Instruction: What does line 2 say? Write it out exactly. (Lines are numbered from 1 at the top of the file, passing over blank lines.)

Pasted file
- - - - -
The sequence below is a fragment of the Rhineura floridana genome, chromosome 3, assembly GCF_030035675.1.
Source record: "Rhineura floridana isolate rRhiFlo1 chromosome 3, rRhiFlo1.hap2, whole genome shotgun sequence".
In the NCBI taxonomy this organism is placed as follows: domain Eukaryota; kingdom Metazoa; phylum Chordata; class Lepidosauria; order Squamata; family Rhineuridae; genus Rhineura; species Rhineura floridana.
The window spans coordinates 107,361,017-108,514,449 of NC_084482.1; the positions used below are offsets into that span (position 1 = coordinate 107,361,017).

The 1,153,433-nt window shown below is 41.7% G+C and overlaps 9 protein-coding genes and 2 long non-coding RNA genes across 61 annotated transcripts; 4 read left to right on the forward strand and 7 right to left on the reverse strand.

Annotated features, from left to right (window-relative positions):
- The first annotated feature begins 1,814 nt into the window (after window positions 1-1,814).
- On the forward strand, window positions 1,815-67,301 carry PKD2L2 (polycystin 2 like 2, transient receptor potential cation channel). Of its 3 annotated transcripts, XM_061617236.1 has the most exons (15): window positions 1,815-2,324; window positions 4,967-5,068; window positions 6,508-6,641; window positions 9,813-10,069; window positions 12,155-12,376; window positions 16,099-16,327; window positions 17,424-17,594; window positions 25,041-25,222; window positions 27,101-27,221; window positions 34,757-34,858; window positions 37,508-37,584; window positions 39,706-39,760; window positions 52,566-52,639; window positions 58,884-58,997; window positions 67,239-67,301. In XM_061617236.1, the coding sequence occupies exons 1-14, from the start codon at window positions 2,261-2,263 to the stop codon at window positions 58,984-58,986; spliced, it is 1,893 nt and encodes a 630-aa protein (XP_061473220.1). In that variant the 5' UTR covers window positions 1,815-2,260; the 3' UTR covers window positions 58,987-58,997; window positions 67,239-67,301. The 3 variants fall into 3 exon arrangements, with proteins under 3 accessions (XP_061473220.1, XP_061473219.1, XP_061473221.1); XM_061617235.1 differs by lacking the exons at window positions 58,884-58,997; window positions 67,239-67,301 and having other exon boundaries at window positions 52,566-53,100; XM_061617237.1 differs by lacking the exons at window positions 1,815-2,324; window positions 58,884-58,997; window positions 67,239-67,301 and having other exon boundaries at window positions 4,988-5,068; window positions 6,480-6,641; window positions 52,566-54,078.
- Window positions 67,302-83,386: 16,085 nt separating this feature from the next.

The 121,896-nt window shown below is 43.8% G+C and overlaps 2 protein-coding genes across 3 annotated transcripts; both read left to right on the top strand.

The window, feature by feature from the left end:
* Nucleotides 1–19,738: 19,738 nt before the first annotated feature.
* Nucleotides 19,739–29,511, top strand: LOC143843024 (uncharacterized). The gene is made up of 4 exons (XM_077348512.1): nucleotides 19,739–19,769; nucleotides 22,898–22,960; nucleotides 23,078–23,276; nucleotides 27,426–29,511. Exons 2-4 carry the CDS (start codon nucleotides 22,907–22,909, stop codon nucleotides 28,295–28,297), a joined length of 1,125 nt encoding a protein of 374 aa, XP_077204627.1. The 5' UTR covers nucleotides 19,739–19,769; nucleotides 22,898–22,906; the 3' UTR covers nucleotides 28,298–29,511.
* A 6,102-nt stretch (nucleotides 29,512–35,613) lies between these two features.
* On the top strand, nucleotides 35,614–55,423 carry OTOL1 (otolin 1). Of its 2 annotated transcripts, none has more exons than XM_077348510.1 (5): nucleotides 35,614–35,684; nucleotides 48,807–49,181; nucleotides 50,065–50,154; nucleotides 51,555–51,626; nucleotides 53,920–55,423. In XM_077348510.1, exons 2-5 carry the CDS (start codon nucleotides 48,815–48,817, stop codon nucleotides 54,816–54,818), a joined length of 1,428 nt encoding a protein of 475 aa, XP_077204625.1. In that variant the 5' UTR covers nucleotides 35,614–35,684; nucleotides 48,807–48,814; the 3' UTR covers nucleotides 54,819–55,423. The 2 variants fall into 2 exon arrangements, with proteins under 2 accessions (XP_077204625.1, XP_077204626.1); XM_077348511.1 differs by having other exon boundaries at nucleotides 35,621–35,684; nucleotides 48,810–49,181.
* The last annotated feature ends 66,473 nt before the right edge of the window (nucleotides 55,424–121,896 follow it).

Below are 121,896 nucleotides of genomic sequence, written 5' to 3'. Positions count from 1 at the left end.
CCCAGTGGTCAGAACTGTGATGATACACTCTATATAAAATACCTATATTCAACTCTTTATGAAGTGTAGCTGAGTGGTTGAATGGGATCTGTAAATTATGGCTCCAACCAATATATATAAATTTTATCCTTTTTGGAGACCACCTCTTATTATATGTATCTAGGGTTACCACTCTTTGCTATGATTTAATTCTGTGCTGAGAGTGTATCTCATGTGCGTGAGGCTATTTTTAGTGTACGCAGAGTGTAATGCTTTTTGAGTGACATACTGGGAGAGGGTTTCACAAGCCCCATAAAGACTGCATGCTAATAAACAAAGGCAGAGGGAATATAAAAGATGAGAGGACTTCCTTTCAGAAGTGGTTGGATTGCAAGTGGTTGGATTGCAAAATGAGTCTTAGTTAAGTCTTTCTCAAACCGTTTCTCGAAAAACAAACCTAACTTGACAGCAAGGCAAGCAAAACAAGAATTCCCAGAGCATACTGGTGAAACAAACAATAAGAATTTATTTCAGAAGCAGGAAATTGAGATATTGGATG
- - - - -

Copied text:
Source record: "Rhineura floridana isolate rRhiFlo1 chromosome 3, rRhiFlo1.hap2, whole genome shotgun sequence".